American Cryptocurrency Researcher Charged after Speaking at Pyongyang Blockchain Conference Hosted by North Korean Support Group


A U.S. cryptocurrency researcher delivered a presentation on using blockchain technology to evade sanctions in April at a Pyongyang conference, leading to his arrest last week on allegations that he helped North Korea try to violate U.S. sanctions, prosecutors said.

Virgil Griffith, a U.S. citizen residing in Singapore, spoke at the April 2019 Pyongyang Blockchain and Cryptocurrency Conference, investigators said in a criminal complaint unsealed Friday in New York federal court. His presentation, entitled “Blockchain and Peace,” was approved ahead of time by North Korean officials and it focused on how blockchain technology could be used to benefit the North Korean government, U.S. prosecutors say.

“Griffith provided highly technical information to North Korea, knowing that this information could be used to help North Korea launder money and evade sanctions,” said U.S. Attorney Geoffrey Berman. “Griffith jeopardized the sanctions that both Congress and the president have enacted to place maximum pressure on North Korea’s dangerous regime.”

An organizer of the conference told Griffith that he should stress the potential money laundering and sanctions-evasion applications of cryptocurrency and blockchain technology, as those topics were most likely to resonate with the audience, according to the U.S. complaint. North Korean officials attending the conference asked him specific questions after the presentation, prompting technical discussions on the technologies, prosecutors said. After the conference, Griffith began formulating plans to facilitate the exchange of cryptocurrency between North Korea and South Korea despite knowing that assisting with such an exchange would violate sanctions, prosecutors said, citing an exchange with an unnamed individual.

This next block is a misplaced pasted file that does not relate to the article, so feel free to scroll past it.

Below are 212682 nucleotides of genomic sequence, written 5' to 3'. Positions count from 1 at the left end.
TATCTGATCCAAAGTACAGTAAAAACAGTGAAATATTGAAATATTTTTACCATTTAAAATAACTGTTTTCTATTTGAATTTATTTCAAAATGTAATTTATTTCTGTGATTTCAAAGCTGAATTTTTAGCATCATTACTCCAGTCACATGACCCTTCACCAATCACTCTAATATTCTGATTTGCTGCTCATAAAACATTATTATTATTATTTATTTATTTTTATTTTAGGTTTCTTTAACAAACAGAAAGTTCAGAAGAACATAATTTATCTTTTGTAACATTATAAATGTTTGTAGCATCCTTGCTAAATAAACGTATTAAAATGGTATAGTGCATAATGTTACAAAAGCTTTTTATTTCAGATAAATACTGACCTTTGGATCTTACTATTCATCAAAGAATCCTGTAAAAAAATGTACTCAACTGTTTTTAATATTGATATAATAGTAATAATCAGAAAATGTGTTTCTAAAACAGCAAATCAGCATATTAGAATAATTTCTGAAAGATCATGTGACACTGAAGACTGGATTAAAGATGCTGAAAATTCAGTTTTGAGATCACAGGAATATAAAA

The conference, held at the Pyongyang Science and Technology Complex, was organized by Alejandro Cao de Benos, president of the Korean Friendship Association (KFA), and Christopher Emms, chief executive of TokenKey Ltd and founder and CEO of Emms, also an adviser to a token called SkyCoin, was listed as a speaker at the conference. About 100 people attended the conference along with Griffith, according to the U.S. complaint.

Cryptocurrencies, such as bitcoin or ethereum, are digital currencies, many of which trade along a blockchain, a digital ledger identifying the origin and recipient of any transaction by an alphanumeric mechanism. The case involving Griffith comes amid reports earlier this year that North Korea is in the early stages of developing its own cryptocurrency in a bid to avoid U.S. and international sanctions. Some media outlets are skeptical about North Korea’s progress thus far, however.

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